The research group Financialisation began its work at the MPI in 2015. The group of six postdoc researchers, led by Chris Hann (Max Planck Institute for Social Anthropology) and Don Kalb (Central European University, Utrecht University, and Max Planck Institute for Social Anthropology) investigates the rise of finance in the social reproduction of societies and people, together with multi-scalar contestations of these processes.
This project will extend economic anthropologists’ traditional focus on money and markets toward topical questions surrounding financialised capitalism in the contemporary globalised context. Debt, austerity, deflation, and expanding social inequalities are central features of the ongoing crises of capitalism, in which logics of finance play a central part. But current patterns are not entirely novel, and they are not the same everywhere. Anthropologists have already carried out illuminating studies of bankers and stock exchanges. This project shifts the focus toward social and relational dynamics of financialisation outside the finance sector proper. We study trajectories of finance in particular societies, practices and sectors, together with the moral background and the shifting social and political relations in which credit and debt are embedded. Our agenda includes formal and informal contestations around the rise of finance, inequality, class formation, social reproduction, and labour. We thereby extend classical economic anthropology in the direction of a closer alignment with political economy approaches, both inside and outside anthropology. Methods include both ethnographic fieldwork and archival research. All projects will apply multi-scalar perspectives as well as historically informed comparisons. While all have a primary focus in a particular space in Eurasia (understood as the entire landmass of Europe and Asia, plus fringes in North Africa and the Middle East), the framework will be stretched to take account of current global ramifications. We consider explicit theorizing essential for this endeavor and are seeking cross-fertilization between Polanyian, Maussian, Marxian, and other relational and institutionalist approaches.
The Research Projects
Financialisation and Social Reproduction in Baku, Azerbaijan
Following a decade of dramatic oil-fuelled economic growth, recent global market trends have seen Azerbaijan face economic woes with banking sector instability, currency devaluation, and mounting household indebtedness. This project examines the place of financialisation and financial instruments in household social reproduction and class transformations in Azerbaijan’s capital, Baku.
Climate Finance, Emissions Trading and Forestry Practices in China
The global rise of ‘climate finance’ has triggered a proliferation of local carbon markets exchanging emissions credits and debts. Chinese emissions exchanges link financial traders, industrial emitters and farmers cultivating forests to offset pollution. Investigating these processes will illuminate climate finance’s capacity to reorient spatial inequalities and reconfigure class interests.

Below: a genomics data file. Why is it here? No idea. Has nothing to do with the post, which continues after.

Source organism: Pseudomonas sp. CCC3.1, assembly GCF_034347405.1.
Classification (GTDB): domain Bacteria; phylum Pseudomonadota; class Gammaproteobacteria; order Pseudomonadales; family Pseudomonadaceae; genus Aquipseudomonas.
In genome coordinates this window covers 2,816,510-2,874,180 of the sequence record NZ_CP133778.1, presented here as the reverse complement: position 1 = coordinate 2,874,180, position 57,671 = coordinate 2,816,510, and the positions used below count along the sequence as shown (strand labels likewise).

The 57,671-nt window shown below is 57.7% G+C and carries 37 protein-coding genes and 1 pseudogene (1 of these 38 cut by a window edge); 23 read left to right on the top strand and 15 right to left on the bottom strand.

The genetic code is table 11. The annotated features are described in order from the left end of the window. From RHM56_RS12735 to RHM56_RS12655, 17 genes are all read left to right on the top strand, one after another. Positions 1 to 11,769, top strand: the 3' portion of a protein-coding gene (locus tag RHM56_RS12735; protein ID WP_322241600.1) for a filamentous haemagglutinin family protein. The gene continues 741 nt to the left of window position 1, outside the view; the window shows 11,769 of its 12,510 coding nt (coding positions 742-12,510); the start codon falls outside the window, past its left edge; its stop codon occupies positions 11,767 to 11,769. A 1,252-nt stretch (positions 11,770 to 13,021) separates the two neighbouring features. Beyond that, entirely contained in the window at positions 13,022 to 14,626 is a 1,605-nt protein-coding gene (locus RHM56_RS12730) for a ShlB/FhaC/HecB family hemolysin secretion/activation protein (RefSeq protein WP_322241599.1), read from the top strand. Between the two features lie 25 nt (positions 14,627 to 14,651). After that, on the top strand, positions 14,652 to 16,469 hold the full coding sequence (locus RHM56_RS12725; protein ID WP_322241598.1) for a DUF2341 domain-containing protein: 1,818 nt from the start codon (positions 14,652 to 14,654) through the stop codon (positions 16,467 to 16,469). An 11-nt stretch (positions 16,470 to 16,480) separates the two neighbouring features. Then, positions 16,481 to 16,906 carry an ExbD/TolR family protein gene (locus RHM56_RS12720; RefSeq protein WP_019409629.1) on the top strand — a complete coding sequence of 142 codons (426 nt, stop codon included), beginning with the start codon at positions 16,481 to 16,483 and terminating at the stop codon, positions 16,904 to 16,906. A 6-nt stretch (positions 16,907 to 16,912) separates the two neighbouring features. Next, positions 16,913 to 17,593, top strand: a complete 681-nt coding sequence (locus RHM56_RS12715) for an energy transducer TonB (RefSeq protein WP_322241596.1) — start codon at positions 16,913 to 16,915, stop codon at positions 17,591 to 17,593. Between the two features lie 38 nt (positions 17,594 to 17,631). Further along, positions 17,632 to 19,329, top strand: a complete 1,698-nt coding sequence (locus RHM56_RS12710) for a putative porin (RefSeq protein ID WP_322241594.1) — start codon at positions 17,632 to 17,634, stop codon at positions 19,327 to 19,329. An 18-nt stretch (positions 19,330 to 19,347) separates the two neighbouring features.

Spanish High-Speed Rail and the Financialisation of Infrastructure Development
This project investigates the rise of Spanish high-speed rail and its embeddedness into the accumulation regime of post-Francoist Spain. The transition from conventional to high-speed rail marks more than the articulation of a new relationship between territory and infrastructure, and is here treated as a strategic lens for understanding social conflict in the contemporary financialized economy.
Financialisation of the Economy and Flexibilisation of Work in Greece
This project studies the parallel and intertwined processes of financialisation and flexible work in Greece by looking at transformations of the moral and political economy in the last three decades. It focuses on the deregulation of work and on relations between indebtedness in households and small- scale companies.
Household Debt in Post-Credit Boom Croatia
The boom and bust of household debt in Croatia since the late 1990s has become a major social and political issue. This project studies the intersections of debt with class and regulative frameworks, political practices and social institutions that embed debt in competing moral economies from the household to the nation-state.
Financial Education in Germany: Redirecting Household Investments
Transnational guidelines for teaching people how to manage their debts and assets meet recalcitrant Germans concerned mainly about the value of their public and private savings. This project will examine financial education in Germany as a terrain upon which household interests are being reassessed and their investments redirected.